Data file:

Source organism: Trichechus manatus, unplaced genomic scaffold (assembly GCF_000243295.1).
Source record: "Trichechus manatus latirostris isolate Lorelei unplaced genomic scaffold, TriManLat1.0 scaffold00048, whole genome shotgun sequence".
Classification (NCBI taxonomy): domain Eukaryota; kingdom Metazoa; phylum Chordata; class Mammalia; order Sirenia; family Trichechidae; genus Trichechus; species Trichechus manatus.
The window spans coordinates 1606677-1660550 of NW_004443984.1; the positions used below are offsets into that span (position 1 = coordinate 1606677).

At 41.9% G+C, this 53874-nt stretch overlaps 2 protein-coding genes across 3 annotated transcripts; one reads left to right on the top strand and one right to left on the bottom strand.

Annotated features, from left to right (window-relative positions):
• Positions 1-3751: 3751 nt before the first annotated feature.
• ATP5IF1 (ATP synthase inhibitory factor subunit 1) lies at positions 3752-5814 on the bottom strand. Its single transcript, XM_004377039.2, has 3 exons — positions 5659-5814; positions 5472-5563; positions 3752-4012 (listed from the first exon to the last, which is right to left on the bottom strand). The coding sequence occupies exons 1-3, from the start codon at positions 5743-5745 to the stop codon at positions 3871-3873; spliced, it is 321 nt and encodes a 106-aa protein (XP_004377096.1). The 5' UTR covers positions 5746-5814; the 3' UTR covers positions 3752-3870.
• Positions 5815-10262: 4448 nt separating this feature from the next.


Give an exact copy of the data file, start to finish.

Source organism: Trichechus manatus, unplaced genomic scaffold (assembly GCF_000243295.1).
Source record: "Trichechus manatus latirostris isolate Lorelei unplaced genomic scaffold, TriManLat1.0 scaffold00048, whole genome shotgun sequence".
Classification (NCBI taxonomy): domain Eukaryota; kingdom Metazoa; phylum Chordata; class Mammalia; order Sirenia; family Trichechidae; genus Trichechus; species Trichechus manatus.
The window spans coordinates 1606677-1660550 of NW_004443984.1; the positions used below are offsets into that span (position 1 = coordinate 1606677).

At 41.9% G+C, this 53874-nt stretch overlaps 2 protein-coding genes across 3 annotated transcripts; one reads left to right on the top strand and one right to left on the bottom strand.

Annotated features, from left to right (window-relative positions):
• Positions 1-3751: 3751 nt before the first annotated feature.
• ATP5IF1 (ATP synthase inhibitory factor subunit 1) lies at positions 3752-5814 on the bottom strand. Its single transcript, XM_004377039.2, has 3 exons — positions 5659-5814; positions 5472-5563; positions 3752-4012 (listed from the first exon to the last, which is right to left on the bottom strand). The coding sequence occupies exons 1-3, from the start codon at positions 5743-5745 to the stop codon at positions 3871-3873; spliced, it is 321 nt and encodes a 106-aa protein (XP_004377096.1). The 5' UTR covers positions 5746-5814; the 3' UTR covers positions 3752-3870.
• Positions 5815-10262: 4448 nt separating this feature from the next.